Not that the record of licensed dealers was much better during the investigations... 17 licensed dealers at the shows were approached by investigators who simulated a “straw purchase.” In a straw purchase, a prohibited purchaser recruits an individual with a clean criminal record to fill out paperwork, pass the background check, and purchase firearms for him/her. Only one licensed dealer refused to sell investigators a gun in this manner, despite the fact that it constitutes a federal felony offense. In these sales, 16 semiautomatic handguns were sold illegally.

Undercover videos of several of these illegal sales can be viewed here.

The guns purchased in the NYC investigation were turned over to law enforcement authorities and did no harm in nearby communities. Two homicides that were recently reported in the media show the real-life damage that can be done by guns that are trafficked from gun shows, however.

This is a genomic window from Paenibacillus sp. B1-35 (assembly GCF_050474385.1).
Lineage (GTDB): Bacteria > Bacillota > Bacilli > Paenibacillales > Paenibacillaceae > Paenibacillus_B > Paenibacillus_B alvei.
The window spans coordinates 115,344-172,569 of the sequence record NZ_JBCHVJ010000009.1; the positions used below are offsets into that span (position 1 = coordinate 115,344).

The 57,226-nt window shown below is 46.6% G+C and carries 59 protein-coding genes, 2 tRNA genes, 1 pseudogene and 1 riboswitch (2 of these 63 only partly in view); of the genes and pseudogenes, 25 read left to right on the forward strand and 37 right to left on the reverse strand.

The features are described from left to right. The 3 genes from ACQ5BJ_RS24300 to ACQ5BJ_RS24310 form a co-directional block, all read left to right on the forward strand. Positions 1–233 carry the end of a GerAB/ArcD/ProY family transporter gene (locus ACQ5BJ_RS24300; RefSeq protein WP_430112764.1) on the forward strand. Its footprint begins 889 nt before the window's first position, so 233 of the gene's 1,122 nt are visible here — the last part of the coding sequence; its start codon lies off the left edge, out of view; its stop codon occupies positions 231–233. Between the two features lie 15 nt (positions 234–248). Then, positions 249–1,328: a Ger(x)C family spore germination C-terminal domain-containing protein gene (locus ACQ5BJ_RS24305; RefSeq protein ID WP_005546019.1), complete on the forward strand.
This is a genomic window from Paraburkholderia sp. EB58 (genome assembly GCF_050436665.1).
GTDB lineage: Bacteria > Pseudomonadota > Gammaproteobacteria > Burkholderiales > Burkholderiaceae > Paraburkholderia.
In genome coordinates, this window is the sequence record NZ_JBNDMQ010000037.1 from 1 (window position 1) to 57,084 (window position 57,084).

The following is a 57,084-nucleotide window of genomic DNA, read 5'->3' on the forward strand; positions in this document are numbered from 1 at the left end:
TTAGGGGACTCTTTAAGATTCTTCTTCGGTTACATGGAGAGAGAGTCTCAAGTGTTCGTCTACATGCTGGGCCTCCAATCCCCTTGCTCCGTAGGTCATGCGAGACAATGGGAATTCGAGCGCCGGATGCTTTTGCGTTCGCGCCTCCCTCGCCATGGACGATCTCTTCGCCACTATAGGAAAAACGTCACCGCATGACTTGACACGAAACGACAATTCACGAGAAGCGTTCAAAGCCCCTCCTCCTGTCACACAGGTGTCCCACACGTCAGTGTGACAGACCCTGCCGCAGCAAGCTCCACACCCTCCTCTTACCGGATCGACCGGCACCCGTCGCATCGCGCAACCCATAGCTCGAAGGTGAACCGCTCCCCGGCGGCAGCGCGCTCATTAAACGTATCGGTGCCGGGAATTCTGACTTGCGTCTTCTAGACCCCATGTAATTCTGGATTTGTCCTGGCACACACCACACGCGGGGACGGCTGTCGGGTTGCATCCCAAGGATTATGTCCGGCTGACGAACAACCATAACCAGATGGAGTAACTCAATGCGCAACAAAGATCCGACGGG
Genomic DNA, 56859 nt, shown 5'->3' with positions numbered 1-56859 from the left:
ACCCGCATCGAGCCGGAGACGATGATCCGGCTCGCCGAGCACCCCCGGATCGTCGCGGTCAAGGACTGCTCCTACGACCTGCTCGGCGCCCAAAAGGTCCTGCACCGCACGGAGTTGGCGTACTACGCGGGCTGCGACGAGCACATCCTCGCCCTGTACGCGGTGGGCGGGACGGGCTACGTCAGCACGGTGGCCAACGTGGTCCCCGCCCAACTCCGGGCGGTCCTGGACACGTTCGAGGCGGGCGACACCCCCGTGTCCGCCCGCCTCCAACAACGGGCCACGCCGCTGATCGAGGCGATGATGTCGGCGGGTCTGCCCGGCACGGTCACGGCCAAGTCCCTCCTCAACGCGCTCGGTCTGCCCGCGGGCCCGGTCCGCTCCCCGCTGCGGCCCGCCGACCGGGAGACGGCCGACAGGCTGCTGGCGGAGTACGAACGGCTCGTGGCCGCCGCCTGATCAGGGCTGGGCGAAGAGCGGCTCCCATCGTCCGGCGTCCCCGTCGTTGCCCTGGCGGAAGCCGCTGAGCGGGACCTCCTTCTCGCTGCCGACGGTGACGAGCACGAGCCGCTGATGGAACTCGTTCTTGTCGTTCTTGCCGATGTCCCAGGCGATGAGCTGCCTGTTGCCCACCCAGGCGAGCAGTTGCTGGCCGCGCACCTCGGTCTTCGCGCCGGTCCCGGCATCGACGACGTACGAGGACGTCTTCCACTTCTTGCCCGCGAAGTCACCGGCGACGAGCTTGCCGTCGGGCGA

A revolver sold by a private seller at a Reno gun show was recently found at the scene of a murder in Oakland. The seller informed authorities that the woman who purchased the gun suggested to him that she would not be able to pass a background check.

In Dayton, Ohio, a police officer who lost his wife tragically to gun violence in 2000 recalled that the murder weapon came from Bill Goodman’s Gun and Knife Show—one of the shows investigated by NYC authorities. “I’m a firm proponent of the Second Amendment,” said Officer John Beall, “but it is true that the subject who killed my wife walked into Bill Goodman’s gun show, no questions asked, while under indictment [and purchased the gun].”

As Mayor Bloomberg recently said, “This is an issue that has nothing to do with the Second Amendment; it’s about keeping guns from criminals, plain and simple.” That much is obvious—and we hope that President Obama and the ATF will pay heed to a paper recently sent to them by Mayors Against Illegal Guns (of which Mayor Bloomberg is a co-chair) entitled “Blueprint for Federal Action on Illegal Guns.” This document contains many important recommendations on how to better regulate gun shows—none of which require action from a U.S. Congress that lives in fear of the gun lobby.